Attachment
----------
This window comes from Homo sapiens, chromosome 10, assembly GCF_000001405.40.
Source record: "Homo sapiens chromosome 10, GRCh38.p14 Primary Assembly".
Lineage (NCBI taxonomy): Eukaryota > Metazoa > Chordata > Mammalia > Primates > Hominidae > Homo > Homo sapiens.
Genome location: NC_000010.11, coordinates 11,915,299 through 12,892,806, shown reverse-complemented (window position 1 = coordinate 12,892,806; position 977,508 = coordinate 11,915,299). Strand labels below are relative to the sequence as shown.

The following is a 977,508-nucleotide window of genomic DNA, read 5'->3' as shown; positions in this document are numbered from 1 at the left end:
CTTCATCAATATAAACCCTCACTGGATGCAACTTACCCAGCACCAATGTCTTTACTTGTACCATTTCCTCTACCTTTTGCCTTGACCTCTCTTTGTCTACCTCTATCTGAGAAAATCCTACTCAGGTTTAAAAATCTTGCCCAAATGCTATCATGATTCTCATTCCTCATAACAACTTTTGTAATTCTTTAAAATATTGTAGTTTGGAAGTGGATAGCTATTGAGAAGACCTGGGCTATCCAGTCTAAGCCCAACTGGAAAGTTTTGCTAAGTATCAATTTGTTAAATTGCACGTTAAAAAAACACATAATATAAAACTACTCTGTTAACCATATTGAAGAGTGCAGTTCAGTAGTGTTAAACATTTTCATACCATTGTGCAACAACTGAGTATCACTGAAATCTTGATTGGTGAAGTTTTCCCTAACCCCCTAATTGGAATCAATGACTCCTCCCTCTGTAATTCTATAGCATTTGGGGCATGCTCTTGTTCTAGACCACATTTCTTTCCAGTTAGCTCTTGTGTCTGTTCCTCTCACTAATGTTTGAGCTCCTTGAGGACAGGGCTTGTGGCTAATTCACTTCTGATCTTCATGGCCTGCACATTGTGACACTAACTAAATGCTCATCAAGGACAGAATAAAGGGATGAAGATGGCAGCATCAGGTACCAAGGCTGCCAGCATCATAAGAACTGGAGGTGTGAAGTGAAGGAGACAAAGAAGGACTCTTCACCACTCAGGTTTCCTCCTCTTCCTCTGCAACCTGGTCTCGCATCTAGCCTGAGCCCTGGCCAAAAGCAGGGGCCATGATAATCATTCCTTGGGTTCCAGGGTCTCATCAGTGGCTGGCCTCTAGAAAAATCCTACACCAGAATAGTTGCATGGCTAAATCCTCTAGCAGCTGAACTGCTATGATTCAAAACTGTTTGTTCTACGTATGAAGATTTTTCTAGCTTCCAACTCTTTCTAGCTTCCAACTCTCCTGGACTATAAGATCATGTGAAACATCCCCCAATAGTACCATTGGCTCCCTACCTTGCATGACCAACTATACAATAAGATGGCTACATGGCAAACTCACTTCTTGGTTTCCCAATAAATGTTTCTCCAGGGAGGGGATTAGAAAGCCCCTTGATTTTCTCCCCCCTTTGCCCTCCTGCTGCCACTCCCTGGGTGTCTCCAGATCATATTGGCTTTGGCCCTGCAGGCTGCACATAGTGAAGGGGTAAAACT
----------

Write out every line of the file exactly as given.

This window comes from Homo sapiens, chromosome 10, assembly GCF_000001405.40.
Source record: "Homo sapiens chromosome 10, GRCh38.p14 Primary Assembly".
Lineage (NCBI taxonomy): Eukaryota > Metazoa > Chordata > Mammalia > Primates > Hominidae > Homo > Homo sapiens.
Genome location: NC_000010.11, coordinates 11,915,299 through 12,892,806, shown reverse-complemented (window position 1 = coordinate 12,892,806; position 977,508 = coordinate 11,915,299). Strand labels below are relative to the sequence as shown.

The following is a 977,508-nucleotide window of genomic DNA, read 5'->3' as shown; positions in this document are numbered from 1 at the left end:
CTTCATCAATATAAACCCTCACTGGATGCAACTTACCCAGCACCAATGTCTTTACTTGTACCATTTCCTCTACCTTTTGCCTTGACCTCTCTTTGTCTACCTCTATCTGAGAAAATCCTACTCAGGTTTAAAAATCTTGCCCAAATGCTATCATGATTCTCATTCCTCATAACAACTTTTGTAATTCTTTAAAATATTGTAGTTTGGAAGTGGATAGCTATTGAGAAGACCTGGGCTATCCAGTCTAAGCCCAACTGGAAAGTTTTGCTAAGTATCAATTTGTTAAATTGCACGTTAAAAAAACACATAATATAAAACTACTCTGTTAACCATATTGAAGAGTGCAGTTCAGTAGTGTTAAACATTTTCATACCATTGTGCAACAACTGAGTATCACTGAAATCTTGATTGGTGAAGTTTTCCCTAACCCCCTAATTGGAATCAATGACTCCTCCCTCTGTAATTCTATAGCATTTGGGGCATGCTCTTGTTCTAGACCACATTTCTTTCCAGTTAGCTCTTGTGTCTGTTCCTCTCACTAATGTTTGAGCTCCTTGAGGACAGGGCTTGTGGCTAATTCACTTCTGATCTTCATGGCCTGCACATTGTGACACTAACTAAATGCTCATCAAGGACAGAATAAAGGGATGAAGATGGCAGCATCAGGTACCAAGGCTGCCAGCATCATAAGAACTGGAGGTGTGAAGTGAAGGAGACAAAGAAGGACTCTTCACCACTCAGGTTTCCTCCTCTTCCTCTGCAACCTGGTCTCGCATCTAGCCTGAGCCCTGGCCAAAAGCAGGGGCCATGATAATCATTCCTTGGGTTCCAGGGTCTCATCAGTGGCTGGCCTCTAGAAAAATCCTACACCAGAATAGTTGCATGGCTAAATCCTCTAGCAGCTGAACTGCTATGATTCAAAACTGTTTGTTCTACGTATGAAGATTTTTCTAGCTTCCAACTCTTTCTAGCTTCCAACTCTCCTGGACTATAAGATCATGTGAAACATCCCCCAATAGTACCATTGGCTCCCTACCTTGCATGACCAACTATACAATAAGATGGCTACATGGCAAACTCACTTCTTGGTTTCCCAATAAATGTTTCTCCAGGGAGGGGATTAGAAAGCCCCTTGATTTTCTCCCCCCTTTGCCCTCCTGCTGCCACTCCCTGGGTGTCTCCAGATCATATTGGCTTTGGCCCTGCAGGCTGCACATAGTGAAGGGGTAAAACT